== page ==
North Alabama Square Foot Gardening Plan

You may also like...

9 Responses

  1. Ladydy8 says:

    Thanks! Beer bottles require lots and lots of digging to ensure they are even along the top. You bury them in a trench and use a level. There are lots of ways to put them, just search and you will find directions. Also, use bottles that are flat on the bottom (top). Otherwise, the indentations (like wine bottles) will fill with dirt and water. If water…then ice…then cracking bottles. I would not recommend using concrete to set the bottles, just in case they break in-situ. If you don’t want to bury them, you can also set them on edge to make a small wall. Then you could use concrete. But there are other things you can use for edging and paths that may be better. They also get REALLY hot in the summer here!

  2. Jennifer says:

    Wow….I’m really impressed. You have done a great job planning and executing! I’m also a bit envious of your space and sun 🙂
    I’m curious about using beer bottles for paths…how does that work?

  3. Deb Owsley says:

    I am loving your design. We live south of Birmingham and I was wondering how the vegetables would handle the heat. We have not started yet, so by the time we get set up, we will be doing winter crops.

  4. Ladydy8 says:

    Thanks Linda for the suggestion. I do use pine needles in some areas, but they tend to get slippery and my elderly Mom doesn’t feel secure walking on them. And, I actually have to go in search of the pines to get enough for my paths and beds. Unfortunately, we have many bricks available with so much tornado damage. So I will likely be using that now.

  5. Linda Heckman says:

    You asked for ideas for your garden paths. Since you live in the Southeast, I would suggest that you use pine needles about three or four inches deep. Rain would drain through and also keep you out of the mud. It looks good, is free or else extremely cheap and is easily renewed. I have a golden retreiver who is a mere 80 pounds but also a digger. I am starting raised garden beds this year in our chainlink concrete dog run. I plan to use the fence as my trellis and also to keep the dog out of my garden. Happy gardening!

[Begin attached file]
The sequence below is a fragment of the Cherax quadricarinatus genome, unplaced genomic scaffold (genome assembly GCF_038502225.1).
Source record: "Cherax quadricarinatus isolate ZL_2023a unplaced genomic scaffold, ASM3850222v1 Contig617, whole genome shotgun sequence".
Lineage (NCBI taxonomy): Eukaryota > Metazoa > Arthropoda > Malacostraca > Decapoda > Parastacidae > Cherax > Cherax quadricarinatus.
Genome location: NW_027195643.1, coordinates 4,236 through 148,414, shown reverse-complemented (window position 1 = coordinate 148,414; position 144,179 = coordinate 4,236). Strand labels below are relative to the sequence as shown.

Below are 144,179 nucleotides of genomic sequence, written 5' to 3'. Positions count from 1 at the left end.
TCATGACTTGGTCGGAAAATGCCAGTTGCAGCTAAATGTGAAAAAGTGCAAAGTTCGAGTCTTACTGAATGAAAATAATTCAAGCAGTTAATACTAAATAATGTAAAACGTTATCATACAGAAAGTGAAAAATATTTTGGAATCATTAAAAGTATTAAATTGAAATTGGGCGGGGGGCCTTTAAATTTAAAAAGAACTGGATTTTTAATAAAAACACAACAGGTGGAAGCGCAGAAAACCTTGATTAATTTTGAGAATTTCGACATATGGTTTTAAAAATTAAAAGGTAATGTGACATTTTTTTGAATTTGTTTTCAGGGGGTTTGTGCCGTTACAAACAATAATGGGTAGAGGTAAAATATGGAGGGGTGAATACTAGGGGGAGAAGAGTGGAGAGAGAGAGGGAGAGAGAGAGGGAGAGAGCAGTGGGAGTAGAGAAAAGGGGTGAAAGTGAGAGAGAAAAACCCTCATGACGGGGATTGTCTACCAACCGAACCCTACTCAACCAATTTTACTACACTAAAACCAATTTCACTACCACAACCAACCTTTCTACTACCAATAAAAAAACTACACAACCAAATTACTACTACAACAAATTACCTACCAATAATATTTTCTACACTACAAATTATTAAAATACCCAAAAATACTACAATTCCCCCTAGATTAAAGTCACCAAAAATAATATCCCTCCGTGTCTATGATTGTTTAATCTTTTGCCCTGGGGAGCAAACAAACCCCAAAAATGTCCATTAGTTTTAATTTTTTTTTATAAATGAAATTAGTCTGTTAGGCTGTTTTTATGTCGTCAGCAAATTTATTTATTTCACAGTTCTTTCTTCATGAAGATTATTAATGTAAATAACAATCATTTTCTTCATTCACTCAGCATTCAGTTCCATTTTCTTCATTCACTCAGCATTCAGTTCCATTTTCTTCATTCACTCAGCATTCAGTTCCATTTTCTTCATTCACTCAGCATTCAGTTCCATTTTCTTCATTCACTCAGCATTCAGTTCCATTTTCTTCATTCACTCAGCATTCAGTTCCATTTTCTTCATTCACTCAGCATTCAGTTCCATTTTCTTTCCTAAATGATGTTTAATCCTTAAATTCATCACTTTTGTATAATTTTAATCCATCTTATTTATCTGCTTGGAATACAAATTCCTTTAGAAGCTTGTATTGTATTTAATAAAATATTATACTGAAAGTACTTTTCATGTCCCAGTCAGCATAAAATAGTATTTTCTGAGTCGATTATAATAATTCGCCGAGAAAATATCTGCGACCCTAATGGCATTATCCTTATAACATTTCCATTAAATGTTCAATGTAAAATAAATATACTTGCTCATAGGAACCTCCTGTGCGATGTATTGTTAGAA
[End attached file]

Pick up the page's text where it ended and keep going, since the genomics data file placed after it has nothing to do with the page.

6. Diane says:

    Thanks for the comments! I have definately been reading ALL my books on gardening over the past few years and really learning things I did not know. I am also amazed at the different opinions out there on starting/transplanting/harvesting. But I will continue trying new things to see what works best here.

    Emily, I am not putting strawberries in the SFG, but have purchased a tiered planter (Gurnee’s and Burgess both have them) for the yard. I think that way I can leave them in place and let them continue year-to-year. I am definately trellising the vines in the SFG because I find that the provide excellent cover for my lettuce during the heat of the summer. I was able to harvest some excellent lettuce last year. I was even able to grow Sugar Baby watermelon and Hales Best cantelope last year in the SFG, but I did find that the fruit tended to get in the way as it dropped through the grid over the lettuce.